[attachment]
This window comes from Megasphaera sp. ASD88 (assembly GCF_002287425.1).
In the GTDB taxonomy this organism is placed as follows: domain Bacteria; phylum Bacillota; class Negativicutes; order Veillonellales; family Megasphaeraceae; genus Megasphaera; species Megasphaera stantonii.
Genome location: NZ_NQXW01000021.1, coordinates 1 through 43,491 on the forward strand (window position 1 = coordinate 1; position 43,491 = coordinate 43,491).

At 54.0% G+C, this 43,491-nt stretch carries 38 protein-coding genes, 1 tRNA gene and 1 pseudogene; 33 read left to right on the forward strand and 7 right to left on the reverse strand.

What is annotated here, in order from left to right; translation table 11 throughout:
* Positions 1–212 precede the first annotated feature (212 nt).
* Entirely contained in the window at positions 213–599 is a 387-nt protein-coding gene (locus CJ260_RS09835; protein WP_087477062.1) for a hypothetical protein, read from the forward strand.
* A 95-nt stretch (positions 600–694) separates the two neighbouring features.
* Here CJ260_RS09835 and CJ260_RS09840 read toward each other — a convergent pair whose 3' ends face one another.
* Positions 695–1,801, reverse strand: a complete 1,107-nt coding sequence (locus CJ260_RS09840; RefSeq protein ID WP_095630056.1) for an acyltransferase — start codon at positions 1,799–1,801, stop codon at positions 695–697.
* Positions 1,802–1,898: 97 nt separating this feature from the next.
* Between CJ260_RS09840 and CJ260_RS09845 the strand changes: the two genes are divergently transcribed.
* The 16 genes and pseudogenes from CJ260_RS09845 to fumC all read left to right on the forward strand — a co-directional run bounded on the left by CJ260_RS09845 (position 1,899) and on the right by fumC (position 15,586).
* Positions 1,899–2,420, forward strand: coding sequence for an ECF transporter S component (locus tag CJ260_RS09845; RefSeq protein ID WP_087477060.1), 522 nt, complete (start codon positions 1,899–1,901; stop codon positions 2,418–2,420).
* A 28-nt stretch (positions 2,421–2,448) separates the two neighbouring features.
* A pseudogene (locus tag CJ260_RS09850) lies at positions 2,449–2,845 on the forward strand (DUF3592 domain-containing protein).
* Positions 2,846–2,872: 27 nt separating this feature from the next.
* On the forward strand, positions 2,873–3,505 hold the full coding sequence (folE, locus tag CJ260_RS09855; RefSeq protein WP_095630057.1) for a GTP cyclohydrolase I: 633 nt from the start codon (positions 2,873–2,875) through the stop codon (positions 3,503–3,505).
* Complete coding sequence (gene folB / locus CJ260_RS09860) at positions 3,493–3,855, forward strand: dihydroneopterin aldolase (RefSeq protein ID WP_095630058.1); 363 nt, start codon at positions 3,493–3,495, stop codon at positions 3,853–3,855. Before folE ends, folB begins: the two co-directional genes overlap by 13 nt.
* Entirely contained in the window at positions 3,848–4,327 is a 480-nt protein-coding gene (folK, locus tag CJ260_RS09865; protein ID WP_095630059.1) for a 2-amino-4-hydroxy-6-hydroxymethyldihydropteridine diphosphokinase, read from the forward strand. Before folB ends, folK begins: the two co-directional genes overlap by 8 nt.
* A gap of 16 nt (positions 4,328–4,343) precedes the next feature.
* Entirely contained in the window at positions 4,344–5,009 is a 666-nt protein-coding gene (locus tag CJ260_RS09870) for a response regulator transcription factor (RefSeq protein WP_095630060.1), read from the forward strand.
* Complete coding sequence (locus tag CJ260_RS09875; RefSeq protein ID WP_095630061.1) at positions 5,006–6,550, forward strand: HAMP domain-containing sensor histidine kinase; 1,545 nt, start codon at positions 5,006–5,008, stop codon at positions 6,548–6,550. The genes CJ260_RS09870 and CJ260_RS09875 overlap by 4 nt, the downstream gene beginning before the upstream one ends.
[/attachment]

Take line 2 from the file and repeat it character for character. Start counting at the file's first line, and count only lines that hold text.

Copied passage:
In the GTDB taxonomy this organism is placed as follows: domain Bacteria; phylum Bacillota; class Negativicutes; order Veillonellales; family Megasphaeraceae; genus Megasphaera; species Megasphaera stantonii.